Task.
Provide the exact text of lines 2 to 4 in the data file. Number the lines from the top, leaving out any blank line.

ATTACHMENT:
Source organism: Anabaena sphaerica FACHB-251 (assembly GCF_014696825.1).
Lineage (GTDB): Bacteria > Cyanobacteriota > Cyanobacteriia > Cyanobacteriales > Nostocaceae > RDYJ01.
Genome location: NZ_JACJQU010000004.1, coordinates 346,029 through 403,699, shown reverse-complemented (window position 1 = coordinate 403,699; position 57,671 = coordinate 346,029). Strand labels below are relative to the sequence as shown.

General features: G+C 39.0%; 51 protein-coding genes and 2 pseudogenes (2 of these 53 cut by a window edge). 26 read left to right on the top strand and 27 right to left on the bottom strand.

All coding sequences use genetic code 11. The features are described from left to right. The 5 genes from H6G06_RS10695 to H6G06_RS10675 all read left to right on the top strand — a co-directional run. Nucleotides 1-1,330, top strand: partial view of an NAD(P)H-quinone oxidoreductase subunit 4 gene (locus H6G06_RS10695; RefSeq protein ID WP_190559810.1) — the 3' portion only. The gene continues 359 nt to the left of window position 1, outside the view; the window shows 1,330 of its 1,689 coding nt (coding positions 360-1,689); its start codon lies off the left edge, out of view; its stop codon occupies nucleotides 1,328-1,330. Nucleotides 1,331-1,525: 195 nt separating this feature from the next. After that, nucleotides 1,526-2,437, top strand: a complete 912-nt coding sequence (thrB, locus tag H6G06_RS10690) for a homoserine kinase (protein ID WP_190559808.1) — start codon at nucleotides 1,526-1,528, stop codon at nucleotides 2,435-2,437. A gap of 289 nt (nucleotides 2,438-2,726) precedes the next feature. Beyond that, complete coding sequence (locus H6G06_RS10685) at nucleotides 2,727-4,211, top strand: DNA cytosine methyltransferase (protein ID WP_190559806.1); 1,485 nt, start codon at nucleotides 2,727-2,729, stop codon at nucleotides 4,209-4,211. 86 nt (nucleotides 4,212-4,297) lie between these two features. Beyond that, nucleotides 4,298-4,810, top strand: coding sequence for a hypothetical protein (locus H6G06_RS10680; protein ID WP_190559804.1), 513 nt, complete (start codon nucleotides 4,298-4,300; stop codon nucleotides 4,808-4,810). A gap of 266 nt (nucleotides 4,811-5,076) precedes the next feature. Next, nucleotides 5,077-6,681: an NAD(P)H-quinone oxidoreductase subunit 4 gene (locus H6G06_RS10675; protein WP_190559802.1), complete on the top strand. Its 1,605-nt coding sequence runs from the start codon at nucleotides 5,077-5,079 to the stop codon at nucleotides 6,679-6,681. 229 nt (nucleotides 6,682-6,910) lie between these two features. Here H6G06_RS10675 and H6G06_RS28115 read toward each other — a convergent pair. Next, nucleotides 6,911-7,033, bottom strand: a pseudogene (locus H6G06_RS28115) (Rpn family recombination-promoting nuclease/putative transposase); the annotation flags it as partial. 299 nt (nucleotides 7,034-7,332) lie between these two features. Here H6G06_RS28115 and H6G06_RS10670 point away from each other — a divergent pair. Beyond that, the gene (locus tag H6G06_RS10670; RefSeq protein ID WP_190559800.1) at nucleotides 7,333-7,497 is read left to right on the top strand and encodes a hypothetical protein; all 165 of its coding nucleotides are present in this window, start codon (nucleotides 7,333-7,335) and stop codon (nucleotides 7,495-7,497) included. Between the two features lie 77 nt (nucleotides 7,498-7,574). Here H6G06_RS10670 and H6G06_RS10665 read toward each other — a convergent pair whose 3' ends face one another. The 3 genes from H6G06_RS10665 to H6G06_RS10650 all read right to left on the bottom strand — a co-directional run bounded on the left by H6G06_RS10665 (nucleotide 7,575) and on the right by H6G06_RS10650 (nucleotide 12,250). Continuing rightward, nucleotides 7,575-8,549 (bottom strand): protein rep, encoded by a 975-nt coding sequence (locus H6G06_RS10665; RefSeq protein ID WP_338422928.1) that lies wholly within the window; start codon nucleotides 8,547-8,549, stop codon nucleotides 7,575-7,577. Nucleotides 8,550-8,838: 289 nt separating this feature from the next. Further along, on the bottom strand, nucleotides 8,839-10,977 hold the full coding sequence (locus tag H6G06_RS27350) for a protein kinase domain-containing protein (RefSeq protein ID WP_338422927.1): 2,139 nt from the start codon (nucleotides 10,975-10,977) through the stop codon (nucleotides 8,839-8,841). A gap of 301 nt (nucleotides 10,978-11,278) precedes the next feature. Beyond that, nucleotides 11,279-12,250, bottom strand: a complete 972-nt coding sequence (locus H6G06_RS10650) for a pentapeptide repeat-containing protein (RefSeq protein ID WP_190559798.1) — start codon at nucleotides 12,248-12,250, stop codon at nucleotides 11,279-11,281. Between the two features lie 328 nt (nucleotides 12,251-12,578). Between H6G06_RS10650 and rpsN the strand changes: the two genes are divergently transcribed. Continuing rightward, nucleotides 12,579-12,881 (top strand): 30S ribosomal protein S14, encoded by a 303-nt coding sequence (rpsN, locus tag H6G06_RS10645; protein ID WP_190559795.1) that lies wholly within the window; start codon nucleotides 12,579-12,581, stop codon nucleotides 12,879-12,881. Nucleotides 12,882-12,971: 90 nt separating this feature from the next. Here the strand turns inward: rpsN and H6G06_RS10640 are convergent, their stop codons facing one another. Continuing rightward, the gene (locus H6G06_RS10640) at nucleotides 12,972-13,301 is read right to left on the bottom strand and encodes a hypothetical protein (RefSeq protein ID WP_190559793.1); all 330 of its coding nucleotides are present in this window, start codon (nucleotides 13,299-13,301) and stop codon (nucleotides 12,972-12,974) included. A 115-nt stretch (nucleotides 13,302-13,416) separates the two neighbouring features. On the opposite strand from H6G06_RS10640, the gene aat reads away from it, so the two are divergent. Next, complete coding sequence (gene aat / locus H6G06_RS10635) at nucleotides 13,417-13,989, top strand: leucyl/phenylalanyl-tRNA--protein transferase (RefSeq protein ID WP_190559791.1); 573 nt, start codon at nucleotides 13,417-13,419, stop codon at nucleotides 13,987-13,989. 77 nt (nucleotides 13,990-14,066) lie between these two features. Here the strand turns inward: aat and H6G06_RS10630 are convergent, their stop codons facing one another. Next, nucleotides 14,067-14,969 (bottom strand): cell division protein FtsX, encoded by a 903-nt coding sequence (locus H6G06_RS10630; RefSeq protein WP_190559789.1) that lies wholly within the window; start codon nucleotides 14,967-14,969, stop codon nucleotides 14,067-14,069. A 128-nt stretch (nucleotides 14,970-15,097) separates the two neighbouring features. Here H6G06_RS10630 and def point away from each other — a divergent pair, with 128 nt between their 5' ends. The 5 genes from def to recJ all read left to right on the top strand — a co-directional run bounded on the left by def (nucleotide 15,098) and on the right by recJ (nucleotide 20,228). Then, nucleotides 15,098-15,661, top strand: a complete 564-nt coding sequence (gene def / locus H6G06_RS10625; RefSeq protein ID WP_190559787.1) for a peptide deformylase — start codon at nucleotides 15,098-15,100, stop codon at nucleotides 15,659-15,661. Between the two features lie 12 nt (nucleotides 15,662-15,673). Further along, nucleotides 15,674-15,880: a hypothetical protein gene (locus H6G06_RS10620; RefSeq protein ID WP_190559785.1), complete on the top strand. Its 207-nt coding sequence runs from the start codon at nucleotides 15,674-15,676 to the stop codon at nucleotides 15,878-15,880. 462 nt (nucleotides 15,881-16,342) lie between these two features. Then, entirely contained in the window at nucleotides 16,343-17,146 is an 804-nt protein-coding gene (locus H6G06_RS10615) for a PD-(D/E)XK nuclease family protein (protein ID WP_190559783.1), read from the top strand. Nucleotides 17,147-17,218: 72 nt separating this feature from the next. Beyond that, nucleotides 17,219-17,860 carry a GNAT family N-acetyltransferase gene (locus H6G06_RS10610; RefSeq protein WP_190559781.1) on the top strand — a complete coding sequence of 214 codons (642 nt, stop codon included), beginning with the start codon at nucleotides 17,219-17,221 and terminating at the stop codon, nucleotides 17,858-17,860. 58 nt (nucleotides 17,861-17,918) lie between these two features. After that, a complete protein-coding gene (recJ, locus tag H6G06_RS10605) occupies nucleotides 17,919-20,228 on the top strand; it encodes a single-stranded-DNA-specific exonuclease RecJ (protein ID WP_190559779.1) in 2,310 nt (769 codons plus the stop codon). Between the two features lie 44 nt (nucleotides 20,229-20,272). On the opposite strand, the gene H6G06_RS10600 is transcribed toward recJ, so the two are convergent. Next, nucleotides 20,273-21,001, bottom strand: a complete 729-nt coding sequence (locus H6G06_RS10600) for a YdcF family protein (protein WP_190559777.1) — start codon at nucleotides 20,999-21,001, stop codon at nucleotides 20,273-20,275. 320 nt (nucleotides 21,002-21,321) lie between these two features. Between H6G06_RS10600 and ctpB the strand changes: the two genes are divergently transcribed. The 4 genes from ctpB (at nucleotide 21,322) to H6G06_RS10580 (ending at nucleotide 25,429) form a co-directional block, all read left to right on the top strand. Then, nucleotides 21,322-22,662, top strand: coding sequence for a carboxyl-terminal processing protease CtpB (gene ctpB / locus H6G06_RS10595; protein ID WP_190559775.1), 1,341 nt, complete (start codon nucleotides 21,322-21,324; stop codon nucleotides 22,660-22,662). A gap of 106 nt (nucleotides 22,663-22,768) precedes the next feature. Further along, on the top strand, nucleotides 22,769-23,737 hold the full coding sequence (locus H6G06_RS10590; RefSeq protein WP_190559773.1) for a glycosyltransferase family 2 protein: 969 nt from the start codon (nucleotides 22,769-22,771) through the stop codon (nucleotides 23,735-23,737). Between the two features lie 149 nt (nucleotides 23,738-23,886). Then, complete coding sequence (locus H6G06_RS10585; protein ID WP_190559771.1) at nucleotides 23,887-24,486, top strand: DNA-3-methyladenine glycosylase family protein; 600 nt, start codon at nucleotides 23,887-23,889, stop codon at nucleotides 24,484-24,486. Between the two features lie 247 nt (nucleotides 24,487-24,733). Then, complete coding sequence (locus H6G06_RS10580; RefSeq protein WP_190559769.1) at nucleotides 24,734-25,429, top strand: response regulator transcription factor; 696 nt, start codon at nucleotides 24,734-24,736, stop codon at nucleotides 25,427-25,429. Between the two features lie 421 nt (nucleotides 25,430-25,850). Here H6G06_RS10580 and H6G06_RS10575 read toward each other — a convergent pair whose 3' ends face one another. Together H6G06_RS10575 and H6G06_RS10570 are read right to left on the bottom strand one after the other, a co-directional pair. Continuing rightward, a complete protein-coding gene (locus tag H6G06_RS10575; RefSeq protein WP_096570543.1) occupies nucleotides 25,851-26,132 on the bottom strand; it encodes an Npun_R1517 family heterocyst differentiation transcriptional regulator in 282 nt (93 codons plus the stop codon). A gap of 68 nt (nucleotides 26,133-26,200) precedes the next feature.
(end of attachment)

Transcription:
Lineage (GTDB): Bacteria > Cyanobacteriota > Cyanobacteriia > Cyanobacteriales > Nostocaceae > RDYJ01.
Genome location: NZ_JACJQU010000004.1, coordinates 346,029 through 403,699, shown reverse-complemented (window position 1 = coordinate 403,699; position 57,671 = coordinate 346,029). Strand labels below are relative to the sequence as shown.

General features: G+C 39.0%; 51 protein-coding genes and 2 pseudogenes (2 of these 53 cut by a window edge). 26 read left to right on the top strand and 27 right to left on the bottom strand.